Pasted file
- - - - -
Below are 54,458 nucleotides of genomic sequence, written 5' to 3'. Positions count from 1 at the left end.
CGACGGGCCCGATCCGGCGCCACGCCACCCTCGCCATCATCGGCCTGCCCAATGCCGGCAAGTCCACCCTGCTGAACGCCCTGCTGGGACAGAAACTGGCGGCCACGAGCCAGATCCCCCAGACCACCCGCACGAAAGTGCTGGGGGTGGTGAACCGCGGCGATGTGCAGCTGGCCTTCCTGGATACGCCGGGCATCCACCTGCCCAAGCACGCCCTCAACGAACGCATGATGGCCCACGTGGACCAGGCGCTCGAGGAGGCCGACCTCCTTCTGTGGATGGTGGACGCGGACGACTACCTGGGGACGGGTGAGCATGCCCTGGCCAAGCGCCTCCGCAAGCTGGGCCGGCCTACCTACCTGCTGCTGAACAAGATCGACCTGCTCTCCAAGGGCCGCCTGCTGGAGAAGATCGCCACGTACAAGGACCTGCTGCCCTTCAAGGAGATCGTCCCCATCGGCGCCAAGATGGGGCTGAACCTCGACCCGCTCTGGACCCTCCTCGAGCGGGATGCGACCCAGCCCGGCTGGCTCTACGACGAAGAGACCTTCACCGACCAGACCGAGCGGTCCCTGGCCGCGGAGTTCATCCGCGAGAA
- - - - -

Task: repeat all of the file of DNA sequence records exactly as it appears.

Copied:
Below are 54,458 nucleotides of genomic sequence, written 5' to 3'. Positions count from 1 at the left end.
CGACGGGCCCGATCCGGCGCCACGCCACCCTCGCCATCATCGGCCTGCCCAATGCCGGCAAGTCCACCCTGCTGAACGCCCTGCTGGGACAGAAACTGGCGGCCACGAGCCAGATCCCCCAGACCACCCGCACGAAAGTGCTGGGGGTGGTGAACCGCGGCGATGTGCAGCTGGCCTTCCTGGATACGCCGGGCATCCACCTGCCCAAGCACGCCCTCAACGAACGCATGATGGCCCACGTGGACCAGGCGCTCGAGGAGGCCGACCTCCTTCTGTGGATGGTGGACGCGGACGACTACCTGGGGACGGGTGAGCATGCCCTGGCCAAGCGCCTCCGCAAGCTGGGCCGGCCTACCTACCTGCTGCTGAACAAGATCGACCTGCTCTCCAAGGGCCGCCTGCTGGAGAAGATCGCCACGTACAAGGACCTGCTGCCCTTCAAGGAGATCGTCCCCATCGGCGCCAAGATGGGGCTGAACCTCGACCCGCTCTGGACCCTCCTCGAGCGGGATGCGACCCAGCCCGGCTGGCTCTACGACGAAGAGACCTTCACCGACCAGACCGAGCGGTCCCTGGCCGCGGAGTTCATCCGCGAGAA